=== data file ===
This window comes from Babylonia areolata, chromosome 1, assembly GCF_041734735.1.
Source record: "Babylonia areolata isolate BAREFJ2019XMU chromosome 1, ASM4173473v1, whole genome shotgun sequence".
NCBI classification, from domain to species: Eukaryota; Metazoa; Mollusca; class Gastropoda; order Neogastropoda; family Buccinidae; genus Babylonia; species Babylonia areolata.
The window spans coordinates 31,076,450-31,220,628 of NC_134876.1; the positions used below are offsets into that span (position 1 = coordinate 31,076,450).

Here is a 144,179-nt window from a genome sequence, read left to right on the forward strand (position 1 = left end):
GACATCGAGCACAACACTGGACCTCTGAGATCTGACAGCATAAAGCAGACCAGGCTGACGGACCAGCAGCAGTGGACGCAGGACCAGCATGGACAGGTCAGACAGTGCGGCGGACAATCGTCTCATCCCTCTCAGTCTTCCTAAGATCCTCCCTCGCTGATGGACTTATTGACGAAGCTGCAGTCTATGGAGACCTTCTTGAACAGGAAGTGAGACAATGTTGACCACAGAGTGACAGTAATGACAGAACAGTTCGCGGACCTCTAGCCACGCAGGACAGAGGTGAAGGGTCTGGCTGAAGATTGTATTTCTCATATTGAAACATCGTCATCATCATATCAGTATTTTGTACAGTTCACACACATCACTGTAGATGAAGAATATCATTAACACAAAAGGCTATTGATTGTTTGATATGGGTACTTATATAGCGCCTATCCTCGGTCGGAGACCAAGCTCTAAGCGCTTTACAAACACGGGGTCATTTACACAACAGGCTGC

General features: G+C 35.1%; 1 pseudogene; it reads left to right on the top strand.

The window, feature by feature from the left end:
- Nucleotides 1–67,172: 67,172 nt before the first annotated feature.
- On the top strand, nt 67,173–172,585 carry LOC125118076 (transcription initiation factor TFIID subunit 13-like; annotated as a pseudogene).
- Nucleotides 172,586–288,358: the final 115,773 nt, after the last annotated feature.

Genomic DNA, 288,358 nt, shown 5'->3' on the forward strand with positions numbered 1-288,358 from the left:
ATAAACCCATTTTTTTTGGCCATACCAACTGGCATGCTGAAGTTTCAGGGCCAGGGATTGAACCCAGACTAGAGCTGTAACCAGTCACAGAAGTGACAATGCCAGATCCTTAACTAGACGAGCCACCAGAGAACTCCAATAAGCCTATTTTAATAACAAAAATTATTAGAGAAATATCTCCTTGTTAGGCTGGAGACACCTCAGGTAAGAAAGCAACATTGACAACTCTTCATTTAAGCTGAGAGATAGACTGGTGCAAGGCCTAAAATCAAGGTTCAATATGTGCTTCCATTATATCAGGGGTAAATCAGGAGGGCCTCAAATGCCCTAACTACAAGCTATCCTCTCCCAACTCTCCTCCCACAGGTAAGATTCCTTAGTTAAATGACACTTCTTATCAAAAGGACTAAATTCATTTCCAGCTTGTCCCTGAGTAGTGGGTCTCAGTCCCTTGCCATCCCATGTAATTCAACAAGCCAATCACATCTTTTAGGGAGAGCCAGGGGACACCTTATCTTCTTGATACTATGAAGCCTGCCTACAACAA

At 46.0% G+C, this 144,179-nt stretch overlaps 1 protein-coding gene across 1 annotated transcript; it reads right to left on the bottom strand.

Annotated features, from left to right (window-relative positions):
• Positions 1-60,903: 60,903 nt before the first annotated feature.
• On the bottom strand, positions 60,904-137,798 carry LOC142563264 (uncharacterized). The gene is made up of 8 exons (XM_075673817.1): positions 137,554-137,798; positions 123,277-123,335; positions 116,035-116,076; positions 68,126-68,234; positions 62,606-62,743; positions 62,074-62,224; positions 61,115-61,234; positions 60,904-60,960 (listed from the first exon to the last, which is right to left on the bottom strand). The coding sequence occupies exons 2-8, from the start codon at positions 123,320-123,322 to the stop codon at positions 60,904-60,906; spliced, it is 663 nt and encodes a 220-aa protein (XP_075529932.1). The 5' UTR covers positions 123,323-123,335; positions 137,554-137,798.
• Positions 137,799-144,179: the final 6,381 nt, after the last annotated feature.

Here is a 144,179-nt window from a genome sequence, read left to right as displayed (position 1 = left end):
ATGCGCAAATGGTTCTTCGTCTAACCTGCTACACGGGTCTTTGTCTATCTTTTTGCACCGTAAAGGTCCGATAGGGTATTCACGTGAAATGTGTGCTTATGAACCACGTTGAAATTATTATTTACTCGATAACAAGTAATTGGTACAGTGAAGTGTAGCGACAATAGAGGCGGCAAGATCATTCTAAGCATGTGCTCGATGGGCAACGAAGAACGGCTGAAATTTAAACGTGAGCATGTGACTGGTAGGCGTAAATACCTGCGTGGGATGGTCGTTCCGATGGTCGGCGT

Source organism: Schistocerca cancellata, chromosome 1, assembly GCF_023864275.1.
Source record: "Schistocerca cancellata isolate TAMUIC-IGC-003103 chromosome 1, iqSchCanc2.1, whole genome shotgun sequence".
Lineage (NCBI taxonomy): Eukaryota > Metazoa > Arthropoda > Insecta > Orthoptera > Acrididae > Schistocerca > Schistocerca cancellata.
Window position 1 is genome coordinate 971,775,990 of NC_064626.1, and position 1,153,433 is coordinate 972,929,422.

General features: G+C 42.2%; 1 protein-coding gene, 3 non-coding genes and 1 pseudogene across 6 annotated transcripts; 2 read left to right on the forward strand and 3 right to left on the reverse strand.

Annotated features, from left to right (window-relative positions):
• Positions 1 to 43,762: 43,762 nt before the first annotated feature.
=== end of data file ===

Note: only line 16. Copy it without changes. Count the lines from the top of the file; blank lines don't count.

• Positions 1-60,903: 60,903 nt before the first annotated feature.